• History of fever.
  • Tonsillar exudates.
  • No cough.
  • Tender anterior cervical lymphadenopathy.

Patients with 1 or none of these criteria are most unlikely to have GABS. Patients with 2 criteria may merit testing, including rapid antigen tests. Antibiotic prescription should be limited to patients with 3 or 4 criteria.[10]

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  • Upper respiratory tract infections are quite infectious and so sufferers should avoid social contact and stay away from work, especially if feeling unwell.
  • Explanation with reassurance that this is a self-limiting condition is sufficient management advice for some patients.
  • Gargles are anecdotally helpful but there is no evidence base to support their use.
  • 'Watchful waiting' is appropriate for children with mild recurrent sore throats.

Drugs

  • Antipyretic analgesics such as paracetamol and ibuprofen are of value.
  • For most patients, antibiotics have little effect on the duration of the condition or the severity of symptoms. The National Institute for Health and Clinical Excellence (NICE) suggests that indications for antibiotics include:[11]
    • Features of marked systemic upset secondary to the acute sore throat.
    • Unilateral peritonsillitis.
    • A history of rheumatic fever.
    • An increased risk from acute infection (such as a child with diabetes mellitus or immunodeficiency).
  • Corticosteroids may be helpful for tonsillitis due to infectious mononucleosis, especially if severe.[4]

Use of antibiotics

Reviews of the literature concur that antibiotics confer no benefit in the majority of patients with sore throat, that the 'numbers needed to treat' warrant a conservative approach in developed countries and that they should be reserved for specific clinical scenarios.

A British study divided children with tonsillitis into 3 groups. One group was given 10 days of antibiotic, the 2nd group was given none and the 3rd group was given a prescription and told to use it only if symptoms did not settle by the 3rd day. There was no difference in outcome between the 3 groups and, in the 3rd group, only 69% used the prescription.[2]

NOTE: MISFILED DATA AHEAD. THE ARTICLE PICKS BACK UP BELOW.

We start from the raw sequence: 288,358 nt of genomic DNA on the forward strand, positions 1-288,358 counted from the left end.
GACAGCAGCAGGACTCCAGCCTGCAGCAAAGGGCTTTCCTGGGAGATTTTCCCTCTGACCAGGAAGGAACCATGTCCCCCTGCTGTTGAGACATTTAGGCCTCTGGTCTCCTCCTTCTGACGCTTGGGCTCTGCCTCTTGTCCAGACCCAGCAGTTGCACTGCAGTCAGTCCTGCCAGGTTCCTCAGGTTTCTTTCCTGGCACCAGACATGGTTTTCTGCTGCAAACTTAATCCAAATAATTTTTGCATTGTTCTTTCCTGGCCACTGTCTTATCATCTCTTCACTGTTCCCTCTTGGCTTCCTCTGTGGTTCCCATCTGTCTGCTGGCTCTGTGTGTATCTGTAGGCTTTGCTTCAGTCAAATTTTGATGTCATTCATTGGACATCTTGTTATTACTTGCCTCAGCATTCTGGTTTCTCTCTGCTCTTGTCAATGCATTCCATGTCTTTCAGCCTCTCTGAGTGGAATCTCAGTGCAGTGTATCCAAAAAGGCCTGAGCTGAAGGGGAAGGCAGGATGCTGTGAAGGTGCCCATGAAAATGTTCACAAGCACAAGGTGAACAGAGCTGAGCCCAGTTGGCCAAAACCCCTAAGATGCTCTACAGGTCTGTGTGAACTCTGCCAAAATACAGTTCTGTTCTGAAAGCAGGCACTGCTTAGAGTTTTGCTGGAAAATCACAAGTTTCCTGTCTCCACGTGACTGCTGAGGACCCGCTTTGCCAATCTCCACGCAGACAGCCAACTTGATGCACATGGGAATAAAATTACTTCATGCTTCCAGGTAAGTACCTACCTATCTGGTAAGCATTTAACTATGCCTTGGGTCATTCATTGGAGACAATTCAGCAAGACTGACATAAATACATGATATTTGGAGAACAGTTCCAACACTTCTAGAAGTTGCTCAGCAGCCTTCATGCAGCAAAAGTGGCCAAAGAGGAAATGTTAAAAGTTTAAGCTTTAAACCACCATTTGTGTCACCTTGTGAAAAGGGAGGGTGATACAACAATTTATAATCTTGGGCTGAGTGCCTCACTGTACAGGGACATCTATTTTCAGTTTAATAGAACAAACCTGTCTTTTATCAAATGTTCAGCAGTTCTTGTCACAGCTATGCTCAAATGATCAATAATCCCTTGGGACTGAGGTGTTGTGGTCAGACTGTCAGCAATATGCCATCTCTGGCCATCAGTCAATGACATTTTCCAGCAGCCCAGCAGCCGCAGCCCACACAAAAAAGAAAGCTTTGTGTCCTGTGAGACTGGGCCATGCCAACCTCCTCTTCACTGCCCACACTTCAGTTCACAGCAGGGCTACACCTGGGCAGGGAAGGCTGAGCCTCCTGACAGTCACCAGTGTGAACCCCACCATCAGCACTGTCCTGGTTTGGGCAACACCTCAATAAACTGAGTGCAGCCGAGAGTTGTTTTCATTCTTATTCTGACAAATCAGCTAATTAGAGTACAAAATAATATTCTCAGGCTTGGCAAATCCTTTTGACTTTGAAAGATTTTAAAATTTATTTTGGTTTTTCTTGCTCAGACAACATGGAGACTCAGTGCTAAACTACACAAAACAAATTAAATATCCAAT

A Cochrane review in 2006 found that there was a trend for protection against acute glomerulonephritis by antibiotics but insufficient cases were recorded to be sure of this effect.[12] Several studies found benefit from antibiotics for acute rheumatic fever, which reduced this complication; however, rheumatic fever is rare in Western societies in the 21st century. Antibiotics reduced the incidence of acute otitis media to about 25% compared with placebo and reduced the incidence of acute sinusitis to about 50% of that in the placebo group. The incidence of quinsy was also reduced.

Symptoms of headache, sore throat and fever were reduced by antibiotics to about 50% but the greatest time for this to be evident was around 3 days when the symptoms of about 50% of untreated patients had settled. About 90% of treated and untreated patients were symptom-free by one week. They concluded that antibiotics confer relative benefits in the treatment of sore throat but the absolute benefits are modest and at the cost of treating many with antibiotics who will derive no benefit. Antibiotics shorten the duration of symptoms but by a mean of only 1 day about half way through the illness (the time of maximal effect) and by about 16 hours overall.

The SIGN guidelines suggest that antibiotics with beta-lactamase activity may be used in patients with group A beta-haemolytic streptococcus as an alternative to surgery, where surgery is contraindicated, or in those who do not want to have the operation.

Choice of antibiotic

  • Where antibiotic is thought to be necessary, Penicillin V is the drug of choice (10-day course), as in bacterial infections the organism of concern is the Lancefield's Group A beta-haemolytic streptococcus (GABS) which is still 100% susceptible to penicillin.[9]
  • A recent meta-analysis confirmed that a 10-day course was superior to shorter courses in terms of bacterial eradication.[13]
  • Macrolides including erythromycin and azithromycin can be used where there is allergy, and a course need be only 5 days.
  • They can also be used for treatment failures, which do occur with penicillin. Between 5% and 35% of patients do not have bacteriological eradication.[9] This may be due to commensal infection with bacteria that produce beta lactamase.[14]
  • Ampicillin or amoxicillin should not be used because, if the diagnosis is really glandular fever, it will produce a rash.

Referral criteria

NICE has produced guidance on the referral of children with recurrent episodes of acute sore throat, up to the age of 15 years.[15]
  • Refer same day for suspected quinsy, or if swelling is causing any airway obstruction, marked swallowing difficulty with dehydration and/or systemic upset.